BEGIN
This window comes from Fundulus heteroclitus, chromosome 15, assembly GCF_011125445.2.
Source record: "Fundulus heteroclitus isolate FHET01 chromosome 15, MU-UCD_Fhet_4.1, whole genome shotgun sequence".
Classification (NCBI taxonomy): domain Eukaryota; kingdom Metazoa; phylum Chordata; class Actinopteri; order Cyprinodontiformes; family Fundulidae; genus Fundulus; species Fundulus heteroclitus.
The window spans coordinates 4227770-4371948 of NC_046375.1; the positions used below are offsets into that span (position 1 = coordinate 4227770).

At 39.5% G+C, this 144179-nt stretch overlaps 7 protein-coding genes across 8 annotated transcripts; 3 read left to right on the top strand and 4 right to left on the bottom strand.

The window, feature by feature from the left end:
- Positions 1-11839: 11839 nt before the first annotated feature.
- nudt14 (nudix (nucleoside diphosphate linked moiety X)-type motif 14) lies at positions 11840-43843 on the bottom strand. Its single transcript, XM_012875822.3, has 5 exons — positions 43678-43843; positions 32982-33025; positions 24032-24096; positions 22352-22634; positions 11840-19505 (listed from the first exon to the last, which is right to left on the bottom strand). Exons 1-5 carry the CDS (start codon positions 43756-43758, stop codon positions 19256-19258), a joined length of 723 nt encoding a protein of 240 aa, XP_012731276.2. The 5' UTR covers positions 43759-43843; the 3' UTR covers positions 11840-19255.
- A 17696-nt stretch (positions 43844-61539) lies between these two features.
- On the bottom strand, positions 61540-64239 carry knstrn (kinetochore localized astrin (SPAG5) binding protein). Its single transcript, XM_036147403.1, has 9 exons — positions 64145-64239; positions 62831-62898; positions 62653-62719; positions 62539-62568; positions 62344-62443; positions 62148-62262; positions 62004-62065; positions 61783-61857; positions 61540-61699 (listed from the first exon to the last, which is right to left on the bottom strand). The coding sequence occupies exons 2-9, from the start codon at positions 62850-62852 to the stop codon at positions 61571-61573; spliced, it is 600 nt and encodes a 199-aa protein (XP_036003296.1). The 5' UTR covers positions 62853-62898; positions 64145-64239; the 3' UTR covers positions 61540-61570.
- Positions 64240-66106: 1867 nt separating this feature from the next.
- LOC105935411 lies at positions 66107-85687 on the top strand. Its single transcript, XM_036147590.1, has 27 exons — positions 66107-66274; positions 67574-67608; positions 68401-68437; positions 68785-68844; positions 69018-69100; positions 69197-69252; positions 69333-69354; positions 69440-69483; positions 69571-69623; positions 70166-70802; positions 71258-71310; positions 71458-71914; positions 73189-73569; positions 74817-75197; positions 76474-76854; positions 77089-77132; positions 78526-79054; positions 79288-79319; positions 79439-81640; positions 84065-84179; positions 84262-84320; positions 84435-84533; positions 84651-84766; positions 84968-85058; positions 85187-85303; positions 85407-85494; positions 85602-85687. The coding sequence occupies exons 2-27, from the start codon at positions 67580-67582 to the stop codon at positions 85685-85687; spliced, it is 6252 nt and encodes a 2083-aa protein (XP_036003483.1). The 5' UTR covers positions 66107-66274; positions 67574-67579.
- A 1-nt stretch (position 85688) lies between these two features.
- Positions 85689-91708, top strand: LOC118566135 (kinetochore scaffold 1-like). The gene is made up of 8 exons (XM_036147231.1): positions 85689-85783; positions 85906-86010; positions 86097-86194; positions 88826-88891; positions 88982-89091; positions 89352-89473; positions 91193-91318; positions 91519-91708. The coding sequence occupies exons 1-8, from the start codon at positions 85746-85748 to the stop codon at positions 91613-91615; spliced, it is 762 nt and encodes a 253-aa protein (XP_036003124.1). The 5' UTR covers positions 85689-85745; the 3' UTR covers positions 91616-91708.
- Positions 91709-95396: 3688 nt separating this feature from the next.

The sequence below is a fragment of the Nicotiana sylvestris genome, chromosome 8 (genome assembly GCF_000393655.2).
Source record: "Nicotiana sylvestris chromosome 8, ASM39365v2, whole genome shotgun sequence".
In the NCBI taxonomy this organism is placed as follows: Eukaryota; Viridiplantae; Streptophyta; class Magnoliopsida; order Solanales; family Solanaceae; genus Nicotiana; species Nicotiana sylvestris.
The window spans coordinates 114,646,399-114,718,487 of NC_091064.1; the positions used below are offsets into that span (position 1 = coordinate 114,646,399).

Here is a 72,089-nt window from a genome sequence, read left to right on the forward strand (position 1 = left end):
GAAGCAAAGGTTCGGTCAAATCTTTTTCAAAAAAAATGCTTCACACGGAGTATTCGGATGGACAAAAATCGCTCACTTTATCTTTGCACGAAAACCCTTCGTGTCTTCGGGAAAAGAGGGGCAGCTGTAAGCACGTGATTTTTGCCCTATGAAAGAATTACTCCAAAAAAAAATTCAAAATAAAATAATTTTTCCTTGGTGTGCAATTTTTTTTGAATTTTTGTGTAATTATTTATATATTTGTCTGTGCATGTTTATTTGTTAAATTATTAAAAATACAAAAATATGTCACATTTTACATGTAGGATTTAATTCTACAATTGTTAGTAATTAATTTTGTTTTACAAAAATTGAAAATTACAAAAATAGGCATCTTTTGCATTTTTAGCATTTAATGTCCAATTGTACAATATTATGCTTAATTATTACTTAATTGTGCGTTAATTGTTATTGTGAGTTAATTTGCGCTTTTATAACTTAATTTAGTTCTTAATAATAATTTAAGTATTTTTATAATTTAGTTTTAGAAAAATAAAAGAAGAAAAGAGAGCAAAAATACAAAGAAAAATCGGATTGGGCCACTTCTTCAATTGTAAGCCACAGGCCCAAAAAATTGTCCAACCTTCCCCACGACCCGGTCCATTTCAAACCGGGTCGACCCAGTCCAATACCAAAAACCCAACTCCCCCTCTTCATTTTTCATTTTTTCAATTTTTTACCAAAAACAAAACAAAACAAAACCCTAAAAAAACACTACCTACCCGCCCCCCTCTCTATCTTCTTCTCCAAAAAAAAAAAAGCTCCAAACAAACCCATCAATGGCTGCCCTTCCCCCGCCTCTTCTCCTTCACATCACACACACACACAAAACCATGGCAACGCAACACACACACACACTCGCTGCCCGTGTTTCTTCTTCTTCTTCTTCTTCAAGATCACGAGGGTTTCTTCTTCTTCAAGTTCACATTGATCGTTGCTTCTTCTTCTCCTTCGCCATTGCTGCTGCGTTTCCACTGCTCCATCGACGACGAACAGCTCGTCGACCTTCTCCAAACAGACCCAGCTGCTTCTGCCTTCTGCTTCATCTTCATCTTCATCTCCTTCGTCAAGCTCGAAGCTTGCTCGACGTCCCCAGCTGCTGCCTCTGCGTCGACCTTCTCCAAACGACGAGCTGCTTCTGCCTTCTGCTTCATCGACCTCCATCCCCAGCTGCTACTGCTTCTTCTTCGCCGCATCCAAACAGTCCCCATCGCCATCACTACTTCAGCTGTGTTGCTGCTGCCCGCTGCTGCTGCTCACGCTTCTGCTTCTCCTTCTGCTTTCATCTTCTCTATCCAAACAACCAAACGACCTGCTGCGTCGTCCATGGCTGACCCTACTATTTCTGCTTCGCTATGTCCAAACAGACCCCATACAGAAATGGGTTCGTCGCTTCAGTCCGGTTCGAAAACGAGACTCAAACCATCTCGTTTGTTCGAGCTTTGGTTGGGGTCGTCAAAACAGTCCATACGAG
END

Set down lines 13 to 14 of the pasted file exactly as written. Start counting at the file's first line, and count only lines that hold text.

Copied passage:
- A 1-nt stretch (position 85688) lies between these two features.
- Positions 85689-91708, top strand: LOC118566135 (kinetochore scaffold 1-like). The gene is made up of 8 exons (XM_036147231.1): positions 85689-85783; positions 85906-86010; positions 86097-86194; positions 88826-88891; positions 88982-89091; positions 89352-89473; positions 91193-91318; positions 91519-91708. The coding sequence occupies exons 1-8, from the start codon at positions 85746-85748 to the stop codon at positions 91613-91615; spliced, it is 762 nt and encodes a 253-aa protein (XP_036003124.1). The 5' UTR covers positions 85689-85745; the 3' UTR covers positions 91616-91708.